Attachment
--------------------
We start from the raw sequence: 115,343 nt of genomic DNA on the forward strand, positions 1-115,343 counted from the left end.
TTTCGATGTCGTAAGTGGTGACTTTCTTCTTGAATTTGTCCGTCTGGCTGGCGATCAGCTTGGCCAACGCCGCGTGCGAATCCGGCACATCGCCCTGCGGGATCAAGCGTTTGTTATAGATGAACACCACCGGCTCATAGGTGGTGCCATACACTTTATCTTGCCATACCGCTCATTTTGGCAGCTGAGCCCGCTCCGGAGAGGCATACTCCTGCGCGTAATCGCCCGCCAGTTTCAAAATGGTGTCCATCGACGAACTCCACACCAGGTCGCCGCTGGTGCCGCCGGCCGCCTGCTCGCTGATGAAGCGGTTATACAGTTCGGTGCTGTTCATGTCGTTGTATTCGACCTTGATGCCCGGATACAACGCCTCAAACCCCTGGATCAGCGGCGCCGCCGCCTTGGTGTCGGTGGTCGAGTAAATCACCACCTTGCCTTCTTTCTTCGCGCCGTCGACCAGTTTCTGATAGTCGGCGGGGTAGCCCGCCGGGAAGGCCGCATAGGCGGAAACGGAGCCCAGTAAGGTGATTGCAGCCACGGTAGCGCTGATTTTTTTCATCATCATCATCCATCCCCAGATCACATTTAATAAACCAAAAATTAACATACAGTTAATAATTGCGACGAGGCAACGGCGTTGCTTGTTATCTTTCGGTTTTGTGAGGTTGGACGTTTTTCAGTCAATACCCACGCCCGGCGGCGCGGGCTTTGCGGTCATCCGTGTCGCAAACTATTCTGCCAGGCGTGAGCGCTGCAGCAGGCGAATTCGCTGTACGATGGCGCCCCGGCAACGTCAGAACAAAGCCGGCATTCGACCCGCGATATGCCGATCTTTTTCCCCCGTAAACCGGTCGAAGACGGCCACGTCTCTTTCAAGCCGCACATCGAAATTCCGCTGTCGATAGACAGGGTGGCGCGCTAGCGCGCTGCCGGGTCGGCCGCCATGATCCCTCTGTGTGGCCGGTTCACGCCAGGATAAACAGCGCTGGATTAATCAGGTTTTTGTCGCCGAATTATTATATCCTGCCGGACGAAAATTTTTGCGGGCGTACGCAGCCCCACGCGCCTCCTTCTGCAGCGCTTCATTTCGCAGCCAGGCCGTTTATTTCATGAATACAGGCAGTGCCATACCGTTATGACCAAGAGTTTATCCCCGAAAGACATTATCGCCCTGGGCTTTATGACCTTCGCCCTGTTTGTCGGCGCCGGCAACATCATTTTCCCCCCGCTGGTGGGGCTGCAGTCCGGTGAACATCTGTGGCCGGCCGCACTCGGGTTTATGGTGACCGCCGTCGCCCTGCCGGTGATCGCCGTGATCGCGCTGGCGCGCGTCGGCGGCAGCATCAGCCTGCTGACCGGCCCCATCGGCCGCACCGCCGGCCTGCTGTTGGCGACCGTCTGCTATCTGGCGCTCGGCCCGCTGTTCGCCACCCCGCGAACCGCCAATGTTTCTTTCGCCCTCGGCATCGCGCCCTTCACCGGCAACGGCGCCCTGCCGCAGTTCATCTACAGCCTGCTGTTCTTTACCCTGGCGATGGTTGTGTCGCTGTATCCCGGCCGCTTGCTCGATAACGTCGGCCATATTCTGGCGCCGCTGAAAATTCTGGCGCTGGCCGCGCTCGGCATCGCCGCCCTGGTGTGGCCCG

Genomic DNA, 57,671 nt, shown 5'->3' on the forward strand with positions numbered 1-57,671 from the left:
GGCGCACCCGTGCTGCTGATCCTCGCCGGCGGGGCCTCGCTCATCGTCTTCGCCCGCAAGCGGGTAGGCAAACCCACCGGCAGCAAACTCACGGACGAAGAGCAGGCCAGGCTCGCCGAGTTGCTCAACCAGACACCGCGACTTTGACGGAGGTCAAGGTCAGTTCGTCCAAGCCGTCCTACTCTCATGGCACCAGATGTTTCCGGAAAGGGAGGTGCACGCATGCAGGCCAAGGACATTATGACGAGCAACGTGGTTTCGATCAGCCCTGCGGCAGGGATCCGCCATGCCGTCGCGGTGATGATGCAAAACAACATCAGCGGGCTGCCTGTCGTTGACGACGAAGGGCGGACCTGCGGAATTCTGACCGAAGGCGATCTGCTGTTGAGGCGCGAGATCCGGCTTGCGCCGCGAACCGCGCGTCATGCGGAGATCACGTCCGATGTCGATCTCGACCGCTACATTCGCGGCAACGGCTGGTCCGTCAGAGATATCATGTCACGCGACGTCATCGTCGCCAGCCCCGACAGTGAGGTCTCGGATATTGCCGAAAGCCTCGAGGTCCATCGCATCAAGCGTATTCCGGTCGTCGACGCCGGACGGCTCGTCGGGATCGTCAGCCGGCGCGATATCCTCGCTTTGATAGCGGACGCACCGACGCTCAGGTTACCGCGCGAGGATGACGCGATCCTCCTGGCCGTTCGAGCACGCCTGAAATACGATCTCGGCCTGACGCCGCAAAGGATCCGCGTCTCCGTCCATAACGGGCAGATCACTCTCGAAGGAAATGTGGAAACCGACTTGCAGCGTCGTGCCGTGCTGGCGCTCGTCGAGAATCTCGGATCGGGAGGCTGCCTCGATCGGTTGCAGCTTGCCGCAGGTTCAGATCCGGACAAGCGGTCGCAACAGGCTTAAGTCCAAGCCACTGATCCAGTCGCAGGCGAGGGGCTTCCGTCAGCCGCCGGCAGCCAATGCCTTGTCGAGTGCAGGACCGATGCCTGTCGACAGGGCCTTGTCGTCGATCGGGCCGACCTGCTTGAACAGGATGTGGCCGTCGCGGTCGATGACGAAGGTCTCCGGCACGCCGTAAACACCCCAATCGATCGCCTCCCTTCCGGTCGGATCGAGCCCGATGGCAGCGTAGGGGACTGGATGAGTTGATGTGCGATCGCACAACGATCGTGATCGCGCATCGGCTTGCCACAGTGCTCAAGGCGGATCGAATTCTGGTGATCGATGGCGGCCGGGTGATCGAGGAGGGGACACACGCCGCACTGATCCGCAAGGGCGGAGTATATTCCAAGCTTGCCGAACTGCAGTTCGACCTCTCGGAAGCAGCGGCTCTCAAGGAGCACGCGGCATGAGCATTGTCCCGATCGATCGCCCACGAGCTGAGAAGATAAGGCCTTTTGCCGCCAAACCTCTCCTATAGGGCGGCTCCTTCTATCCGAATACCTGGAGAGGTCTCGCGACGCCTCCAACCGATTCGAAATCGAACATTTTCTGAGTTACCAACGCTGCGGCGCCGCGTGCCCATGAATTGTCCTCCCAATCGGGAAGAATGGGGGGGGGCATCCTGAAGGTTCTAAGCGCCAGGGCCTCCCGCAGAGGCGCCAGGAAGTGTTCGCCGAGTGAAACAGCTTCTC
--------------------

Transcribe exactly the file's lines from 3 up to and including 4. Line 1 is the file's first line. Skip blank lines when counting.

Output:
Genomic DNA, 57,671 nt, shown 5'->3' on the forward strand with positions numbered 1-57,671 from the left:
GGCGCACCCGTGCTGCTGATCCTCGCCGGCGGGGCCTCGCTCATCGTCTTCGCCCGCAAGCGGGTAGGCAAACCCACCGGCAGCAAACTCACGGACGAAGAGCAGGCCAGGCTCGCCGAGTTGCTCAACCAGACACCGCGACTTTGACGGAGGTCAAGGTCAGTTCGTCCAAGCCGTCCTACTCTCATGGCACCAGATGTTTCCGGAAAGGGAGGTGCACGCATGCAGGCCAAGGACATTATGACGAGCAACGTGGTTTCGATCAGCCCTGCGGCAGGGATCCGCCATGCCGTCGCGGTGATGATGCAAAACAACATCAGCGGGCTGCCTGTCGTTGACGACGAAGGGCGGACCTGCGGAATTCTGACCGAAGGCGATCTGCTGTTGAGGCGCGAGATCCGGCTTGCGCCGCGAACCGCGCGTCATGCGGAGATCACGTCCGATGTCGATCTCGACCGCTACATTCGCGGCAACGGCTGGTCCGTCAGAGATATCATGTCACGCGACGTCATCGTCGCCAGCCCCGACAGTGAGGTCTCGGATATTGCCGAAAGCCTCGAGGTCCATCGCATCAAGCGTATTCCGGTCGTCGACGCCGGACGGCTCGTCGGGATCGTCAGCCGGCGCGATATCCTCGCTTTGATAGCGGACGCACCGACGCTCAGGTTACCGCGCGAGGATGACGCGATCCTCCTGGCCGTTCGAGCACGCCTGAAATACGATCTCGGCCTGACGCCGCAAAGGATCCGCGTCTCCGTCCATAACGGGCAGATCACTCTCGAAGGAAATGTGGAAACCGACTTGCAGCGTCGTGCCGTGCTGGCGCTCGTCGAGAATCTCGGATCGGGAGGCTGCCTCGATCGGTTGCAGCTTGCCGCAGGTTCAGATCCGGACAAGCGGTCGCAACAGGCTTAAGTCCAAGCCACTGATCCAGTCGCAGGCGAGGGGCTTCCGTCAGCCGCCGGCAGCCAATGCCTTGTCGAGTGCAGGACCGATGCCTGTCGACAGGGCCTTGTCGTCGATCGGGCCGACCTGCTTGAACAGGATGTGGCCGTCGCGGTCGATGACGAAGGTCTCCGGCACGCCGTAAACACCCCAATCGATCGCCTCCCTTCCGGTCGGATCGAGCCCGATGGCAGCGTAGGGGACTGGATGAGTTGATGTGCGATCGCACAACGATCGTGATCGCGCATCGGCTTGCCACAGTGCTCAAGGCGGATCGAATTCTGGTGATCGATGGCGGCCGGGTGATCGAGGAGGGGACACACGCCGCACTGATCCGCAAGGGCGGAGTATATTCCAAGCTTGCCGAACTGCAGTTCGACCTCTCGGAAGCAGCGGCTCTCAAGGAGCACGCGGCATGAGCATTGTCCCGATCGATCGCCCACGAGCTGAGAAGATAAGGCCTTTTGCCGCCAAACCTCTCCTATAGGGCGGCTCCTTCTATCCGAATACCTGGAGAGGTCTCGCGACGCCTCCAACCGATTCGAAATCGAACATTTTCTGAGTTACCAACGCTGCGGCGCCGCGTGCCCATGAATTGTCCTCCCAATCGGGAAGAATGGGGGGGGGCATCCTGAAGGTTCTAAGCGCCAGGGCCTCCCGCAGAGGCGCCAGGAAGTGTTCGCCGAGTGAAACAGCTTCTC